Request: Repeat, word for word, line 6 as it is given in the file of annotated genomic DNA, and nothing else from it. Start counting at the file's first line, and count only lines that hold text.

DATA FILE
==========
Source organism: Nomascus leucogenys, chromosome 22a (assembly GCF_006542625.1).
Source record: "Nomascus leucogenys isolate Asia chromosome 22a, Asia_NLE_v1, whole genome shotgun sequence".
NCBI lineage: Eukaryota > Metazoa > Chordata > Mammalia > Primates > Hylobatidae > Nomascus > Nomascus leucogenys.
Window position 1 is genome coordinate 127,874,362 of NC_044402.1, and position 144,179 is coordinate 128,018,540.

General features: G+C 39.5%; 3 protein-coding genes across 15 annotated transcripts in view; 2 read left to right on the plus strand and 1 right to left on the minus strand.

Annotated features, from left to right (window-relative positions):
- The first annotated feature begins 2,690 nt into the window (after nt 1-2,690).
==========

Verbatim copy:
Annotated features, from left to right (window-relative positions):